Relationships must be carefully maintained with Indians and other colonial powers, from waging war and maintaining strategic defences to offering tributes or “recruiting peacemakers” (Benjamin Franklin and Pocahontas). Destroying native settlements yields a quick profit and makes land available, but prevents the substantial long-term gains to be made by friendly bargaining and trading. Destruction of native settlements also counts against the player’s final score.

The king of the player’s home country meddles in colonial affairs from time to time, mostly by raising the tax rate. Occasionally they also force colonies into wars with rival empires’ colonies (unless the player has Ben Franklin). The player must also pay attention to political developments and the recruitment of Founding Fathers (roughly corresponding to the Civilization Advances of Civilization), to ensure the best possible chance of success.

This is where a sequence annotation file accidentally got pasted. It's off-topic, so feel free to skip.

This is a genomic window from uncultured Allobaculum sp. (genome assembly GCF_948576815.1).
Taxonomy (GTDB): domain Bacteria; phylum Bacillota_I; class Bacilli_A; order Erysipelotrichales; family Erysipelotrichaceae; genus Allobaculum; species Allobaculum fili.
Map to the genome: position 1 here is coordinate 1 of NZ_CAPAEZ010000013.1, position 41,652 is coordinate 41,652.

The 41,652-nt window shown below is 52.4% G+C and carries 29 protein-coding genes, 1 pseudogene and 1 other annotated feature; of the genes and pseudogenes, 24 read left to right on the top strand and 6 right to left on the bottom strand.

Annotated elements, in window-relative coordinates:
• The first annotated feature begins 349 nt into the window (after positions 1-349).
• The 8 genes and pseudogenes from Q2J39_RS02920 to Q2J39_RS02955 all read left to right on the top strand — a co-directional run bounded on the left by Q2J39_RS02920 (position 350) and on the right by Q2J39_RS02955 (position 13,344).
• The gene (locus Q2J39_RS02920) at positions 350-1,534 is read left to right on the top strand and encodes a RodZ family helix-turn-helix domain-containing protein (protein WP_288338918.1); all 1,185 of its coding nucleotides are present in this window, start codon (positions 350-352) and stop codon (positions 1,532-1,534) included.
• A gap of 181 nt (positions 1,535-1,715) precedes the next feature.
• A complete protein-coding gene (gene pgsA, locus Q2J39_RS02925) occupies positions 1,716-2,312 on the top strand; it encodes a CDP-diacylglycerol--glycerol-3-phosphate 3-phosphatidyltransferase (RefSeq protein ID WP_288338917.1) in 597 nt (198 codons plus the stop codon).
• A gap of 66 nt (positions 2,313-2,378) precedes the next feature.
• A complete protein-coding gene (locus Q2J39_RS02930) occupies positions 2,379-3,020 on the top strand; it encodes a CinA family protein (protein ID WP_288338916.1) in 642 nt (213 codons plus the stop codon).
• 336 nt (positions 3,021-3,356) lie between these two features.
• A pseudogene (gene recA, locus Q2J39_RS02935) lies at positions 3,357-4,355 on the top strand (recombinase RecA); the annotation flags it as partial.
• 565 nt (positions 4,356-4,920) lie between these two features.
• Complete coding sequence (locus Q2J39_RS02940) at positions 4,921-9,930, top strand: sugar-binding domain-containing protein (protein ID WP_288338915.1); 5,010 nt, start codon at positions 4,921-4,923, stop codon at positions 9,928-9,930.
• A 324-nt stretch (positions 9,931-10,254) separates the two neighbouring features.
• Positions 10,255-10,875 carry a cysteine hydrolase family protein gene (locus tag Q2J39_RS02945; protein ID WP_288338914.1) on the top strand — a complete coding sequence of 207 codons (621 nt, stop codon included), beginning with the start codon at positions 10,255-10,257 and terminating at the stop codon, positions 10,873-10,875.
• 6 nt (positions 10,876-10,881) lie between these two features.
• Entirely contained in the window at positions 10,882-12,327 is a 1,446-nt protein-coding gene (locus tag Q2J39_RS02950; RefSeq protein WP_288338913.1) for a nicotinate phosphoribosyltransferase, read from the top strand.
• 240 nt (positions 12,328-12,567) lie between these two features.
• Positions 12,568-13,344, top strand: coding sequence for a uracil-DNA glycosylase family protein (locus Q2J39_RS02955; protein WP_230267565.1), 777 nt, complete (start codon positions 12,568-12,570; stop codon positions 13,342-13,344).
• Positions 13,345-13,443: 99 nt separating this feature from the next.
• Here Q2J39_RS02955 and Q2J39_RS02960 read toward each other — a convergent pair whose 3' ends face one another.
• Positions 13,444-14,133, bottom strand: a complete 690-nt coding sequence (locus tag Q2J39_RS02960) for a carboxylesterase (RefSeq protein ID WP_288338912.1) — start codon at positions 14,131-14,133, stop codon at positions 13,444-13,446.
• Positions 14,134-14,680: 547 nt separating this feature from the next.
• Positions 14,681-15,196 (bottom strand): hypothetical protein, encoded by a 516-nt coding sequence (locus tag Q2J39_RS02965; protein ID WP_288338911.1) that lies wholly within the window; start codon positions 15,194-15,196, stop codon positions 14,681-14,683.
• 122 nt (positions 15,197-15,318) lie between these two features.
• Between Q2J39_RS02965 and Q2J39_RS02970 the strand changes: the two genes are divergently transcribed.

On the easiest level, the action essentially takes place at the speed in which the player wants it to. With each increase in difficulty level, the restrictions that bound successful endeavors become more pronounced. The game is eventually won by seceding from the motherland, signing the Declaration of Independence and defeating the armies which are sent to prevent secession (note: losing the war of independence loses the game). Successful navigation through the game requires the player to strategize and to effectively make use of what resources are provided, to explore and cultivate the land and to negotiate between rivals.